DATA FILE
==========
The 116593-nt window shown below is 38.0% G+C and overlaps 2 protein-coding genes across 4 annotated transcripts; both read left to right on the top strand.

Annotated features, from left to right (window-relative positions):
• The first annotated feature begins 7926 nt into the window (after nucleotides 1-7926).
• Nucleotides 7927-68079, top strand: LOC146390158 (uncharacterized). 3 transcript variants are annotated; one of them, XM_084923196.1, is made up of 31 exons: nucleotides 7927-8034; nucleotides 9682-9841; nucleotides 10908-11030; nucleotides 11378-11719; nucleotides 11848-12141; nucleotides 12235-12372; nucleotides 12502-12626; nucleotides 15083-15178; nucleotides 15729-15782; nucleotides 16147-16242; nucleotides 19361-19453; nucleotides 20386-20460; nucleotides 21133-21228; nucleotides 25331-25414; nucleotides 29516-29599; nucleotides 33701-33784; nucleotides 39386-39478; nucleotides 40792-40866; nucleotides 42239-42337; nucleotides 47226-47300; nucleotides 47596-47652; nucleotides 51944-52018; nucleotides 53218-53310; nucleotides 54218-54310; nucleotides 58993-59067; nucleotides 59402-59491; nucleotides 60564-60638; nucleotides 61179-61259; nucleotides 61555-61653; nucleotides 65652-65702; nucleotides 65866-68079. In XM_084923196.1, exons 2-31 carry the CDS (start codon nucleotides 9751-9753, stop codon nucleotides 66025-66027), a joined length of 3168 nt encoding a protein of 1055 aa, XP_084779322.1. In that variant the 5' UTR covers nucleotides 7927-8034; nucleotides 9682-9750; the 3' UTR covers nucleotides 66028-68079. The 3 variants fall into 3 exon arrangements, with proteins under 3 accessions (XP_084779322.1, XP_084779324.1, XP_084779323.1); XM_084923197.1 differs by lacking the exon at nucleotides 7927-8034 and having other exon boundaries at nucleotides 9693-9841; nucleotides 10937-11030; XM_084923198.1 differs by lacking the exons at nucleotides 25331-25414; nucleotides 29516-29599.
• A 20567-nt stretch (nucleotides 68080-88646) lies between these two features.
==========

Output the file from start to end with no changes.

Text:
The 116593-nt window shown below is 38.0% G+C and overlaps 2 protein-coding genes across 4 annotated transcripts; both read left to right on the top strand.

Annotated features, from left to right (window-relative positions):
• The first annotated feature begins 7926 nt into the window (after nucleotides 1-7926).
• Nucleotides 7927-68079, top strand: LOC146390158 (uncharacterized). 3 transcript variants are annotated; one of them, XM_084923196.1, is made up of 31 exons: nucleotides 7927-8034; nucleotides 9682-9841; nucleotides 10908-11030; nucleotides 11378-11719; nucleotides 11848-12141; nucleotides 12235-12372; nucleotides 12502-12626; nucleotides 15083-15178; nucleotides 15729-15782; nucleotides 16147-16242; nucleotides 19361-19453; nucleotides 20386-20460; nucleotides 21133-21228; nucleotides 25331-25414; nucleotides 29516-29599; nucleotides 33701-33784; nucleotides 39386-39478; nucleotides 40792-40866; nucleotides 42239-42337; nucleotides 47226-47300; nucleotides 47596-47652; nucleotides 51944-52018; nucleotides 53218-53310; nucleotides 54218-54310; nucleotides 58993-59067; nucleotides 59402-59491; nucleotides 60564-60638; nucleotides 61179-61259; nucleotides 61555-61653; nucleotides 65652-65702; nucleotides 65866-68079. In XM_084923196.1, exons 2-31 carry the CDS (start codon nucleotides 9751-9753, stop codon nucleotides 66025-66027), a joined length of 3168 nt encoding a protein of 1055 aa, XP_084779322.1. In that variant the 5' UTR covers nucleotides 7927-8034; nucleotides 9682-9750; the 3' UTR covers nucleotides 66028-68079. The 3 variants fall into 3 exon arrangements, with proteins under 3 accessions (XP_084779322.1, XP_084779324.1, XP_084779323.1); XM_084923197.1 differs by lacking the exon at nucleotides 7927-8034 and having other exon boundaries at nucleotides 9693-9841; nucleotides 10937-11030; XM_084923198.1 differs by lacking the exons at nucleotides 25331-25414; nucleotides 29516-29599.
• A 20567-nt stretch (nucleotides 68080-88646) lies between these two features.